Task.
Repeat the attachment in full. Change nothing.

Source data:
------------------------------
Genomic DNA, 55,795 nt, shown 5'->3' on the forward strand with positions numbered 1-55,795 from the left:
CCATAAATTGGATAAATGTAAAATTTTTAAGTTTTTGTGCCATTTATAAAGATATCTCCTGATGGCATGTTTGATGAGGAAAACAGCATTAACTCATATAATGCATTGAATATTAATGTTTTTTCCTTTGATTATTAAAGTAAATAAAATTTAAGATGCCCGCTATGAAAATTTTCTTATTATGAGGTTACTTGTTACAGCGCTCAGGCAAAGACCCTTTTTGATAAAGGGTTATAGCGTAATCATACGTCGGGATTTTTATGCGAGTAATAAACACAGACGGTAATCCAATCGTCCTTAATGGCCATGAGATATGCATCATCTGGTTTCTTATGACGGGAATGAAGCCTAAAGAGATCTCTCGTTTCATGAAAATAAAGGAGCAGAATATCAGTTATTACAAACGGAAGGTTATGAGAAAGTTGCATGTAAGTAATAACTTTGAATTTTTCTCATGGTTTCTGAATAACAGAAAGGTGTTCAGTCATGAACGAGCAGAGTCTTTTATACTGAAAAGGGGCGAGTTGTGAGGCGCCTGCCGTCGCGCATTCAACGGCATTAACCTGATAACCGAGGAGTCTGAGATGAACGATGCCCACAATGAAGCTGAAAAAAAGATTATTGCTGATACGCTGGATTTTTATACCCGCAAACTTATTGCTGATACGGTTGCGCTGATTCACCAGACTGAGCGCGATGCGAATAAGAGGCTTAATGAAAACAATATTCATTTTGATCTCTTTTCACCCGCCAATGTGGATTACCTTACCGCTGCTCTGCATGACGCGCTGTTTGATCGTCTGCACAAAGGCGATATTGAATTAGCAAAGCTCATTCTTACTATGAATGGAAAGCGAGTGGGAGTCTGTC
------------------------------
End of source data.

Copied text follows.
Genomic DNA, 55,795 nt, shown 5'->3' on the forward strand with positions numbered 1-55,795 from the left:
CCATAAATTGGATAAATGTAAAATTTTTAAGTTTTTGTGCCATTTATAAAGATATCTCCTGATGGCATGTTTGATGAGGAAAACAGCATTAACTCATATAATGCATTGAATATTAATGTTTTTTCCTTTGATTATTAAAGTAAATAAAATTTAAGATGCCCGCTATGAAAATTTTCTTATTATGAGGTTACTTGTTACAGCGCTCAGGCAAAGACCCTTTTTGATAAAGGGTTATAGCGTAATCATACGTCGGGATTTTTATGCGAGTAATAAACACAGACGGTAATCCAATCGTCCTTAATGGCCATGAGATATGCATCATCTGGTTTCTTATGACGGGAATGAAGCCTAAAGAGATCTCTCGTTTCATGAAAATAAAGGAGCAGAATATCAGTTATTACAAACGGAAGGTTATGAGAAAGTTGCATGTAAGTAATAACTTTGAATTTTTCTCATGGTTTCTGAATAACAGAAAGGTGTTCAGTCATGAACGAGCAGAGTCTTTTATACTGAAAAGGGGCGAGTTGTGAGGCGCCTGCCGTCGCGCATTCAACGGCATTAACCTGATAACCGAGGAGTCTGAGATGAACGATGCCCACAATGAAGCTGAAAAAAAGATTATTGCTGATACGCTGGATTTTTATACCCGCAAACTTATTGCTGATACGGTTGCGCTGATTCACCAGACTGAGCGCGATGCGAATAAGAGGCTTAATGAAAACAATATTCATTTTGATCTCTTTTCACCCGCCAATGTGGATTACCTTACCGCTGCTCTGCATGACGCGCTGTTTGATCGTCTGCACAAAGGCGATATTGAATTAGCAAAGCTCATTCTTACTATGAATGGAAAGCGAGTGGGAGTCTGTC